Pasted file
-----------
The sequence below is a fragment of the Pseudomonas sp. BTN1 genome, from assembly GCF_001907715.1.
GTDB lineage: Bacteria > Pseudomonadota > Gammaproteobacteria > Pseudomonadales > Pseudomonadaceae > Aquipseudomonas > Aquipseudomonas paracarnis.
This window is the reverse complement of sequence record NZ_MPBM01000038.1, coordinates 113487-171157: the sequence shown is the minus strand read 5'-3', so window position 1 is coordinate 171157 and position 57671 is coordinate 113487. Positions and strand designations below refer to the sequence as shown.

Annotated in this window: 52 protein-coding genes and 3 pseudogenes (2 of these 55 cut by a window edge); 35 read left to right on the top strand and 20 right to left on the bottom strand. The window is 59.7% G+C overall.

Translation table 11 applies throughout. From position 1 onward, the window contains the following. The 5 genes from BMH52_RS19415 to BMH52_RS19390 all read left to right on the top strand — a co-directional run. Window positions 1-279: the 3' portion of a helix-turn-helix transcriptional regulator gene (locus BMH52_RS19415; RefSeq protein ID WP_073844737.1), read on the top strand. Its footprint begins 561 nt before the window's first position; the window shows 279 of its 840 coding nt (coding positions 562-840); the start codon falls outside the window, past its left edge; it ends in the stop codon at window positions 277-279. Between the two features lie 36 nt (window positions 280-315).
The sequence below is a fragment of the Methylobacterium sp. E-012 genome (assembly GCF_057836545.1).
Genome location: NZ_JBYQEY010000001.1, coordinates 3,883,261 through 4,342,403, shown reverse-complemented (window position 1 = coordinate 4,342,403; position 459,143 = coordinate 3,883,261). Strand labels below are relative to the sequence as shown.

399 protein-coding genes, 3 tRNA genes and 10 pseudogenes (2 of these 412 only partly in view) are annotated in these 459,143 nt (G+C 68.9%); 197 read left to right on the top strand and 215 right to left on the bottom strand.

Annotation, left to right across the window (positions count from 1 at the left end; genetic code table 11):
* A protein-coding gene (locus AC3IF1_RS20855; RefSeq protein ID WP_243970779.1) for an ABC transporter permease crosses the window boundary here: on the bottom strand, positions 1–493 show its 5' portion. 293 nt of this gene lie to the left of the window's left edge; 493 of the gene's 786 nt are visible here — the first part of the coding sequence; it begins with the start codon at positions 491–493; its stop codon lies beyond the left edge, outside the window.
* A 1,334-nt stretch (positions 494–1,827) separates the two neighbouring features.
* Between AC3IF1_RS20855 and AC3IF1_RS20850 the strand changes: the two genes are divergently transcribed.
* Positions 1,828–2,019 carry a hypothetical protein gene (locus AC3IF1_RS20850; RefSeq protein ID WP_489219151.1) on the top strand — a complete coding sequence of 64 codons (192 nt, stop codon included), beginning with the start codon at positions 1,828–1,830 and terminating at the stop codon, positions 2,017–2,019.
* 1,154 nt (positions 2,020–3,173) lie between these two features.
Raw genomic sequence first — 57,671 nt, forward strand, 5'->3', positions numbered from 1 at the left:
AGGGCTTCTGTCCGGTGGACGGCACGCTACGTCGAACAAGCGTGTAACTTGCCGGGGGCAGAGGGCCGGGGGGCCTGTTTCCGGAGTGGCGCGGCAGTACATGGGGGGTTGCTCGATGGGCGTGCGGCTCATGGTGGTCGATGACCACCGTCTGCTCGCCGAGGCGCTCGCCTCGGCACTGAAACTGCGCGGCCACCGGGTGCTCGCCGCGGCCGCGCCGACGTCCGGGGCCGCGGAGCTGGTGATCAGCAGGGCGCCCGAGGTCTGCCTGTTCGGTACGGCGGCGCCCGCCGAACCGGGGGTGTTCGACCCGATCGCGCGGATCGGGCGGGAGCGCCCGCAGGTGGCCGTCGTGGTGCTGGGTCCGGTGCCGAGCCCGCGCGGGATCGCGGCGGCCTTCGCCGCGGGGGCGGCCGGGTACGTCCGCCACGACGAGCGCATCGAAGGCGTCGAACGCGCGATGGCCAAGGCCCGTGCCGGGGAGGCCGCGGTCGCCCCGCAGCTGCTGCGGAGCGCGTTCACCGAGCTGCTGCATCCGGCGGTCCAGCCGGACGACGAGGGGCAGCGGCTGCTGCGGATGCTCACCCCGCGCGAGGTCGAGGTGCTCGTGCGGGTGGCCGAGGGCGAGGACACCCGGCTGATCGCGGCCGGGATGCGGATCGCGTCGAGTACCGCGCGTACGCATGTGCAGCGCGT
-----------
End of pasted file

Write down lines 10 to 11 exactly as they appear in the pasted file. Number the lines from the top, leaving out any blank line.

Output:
* A protein-coding gene (locus AC3IF1_RS20855; RefSeq protein ID WP_243970779.1) for an ABC transporter permease crosses the window boundary here: on the bottom strand, positions 1–493 show its 5' portion. 293 nt of this gene lie to the left of the window's left edge; 493 of the gene's 786 nt are visible here — the first part of the coding sequence; it begins with the start codon at positions 491–493; its stop codon lies beyond the left edge, outside the window.
* A 1,334-nt stretch (positions 494–1,827) separates the two neighbouring features.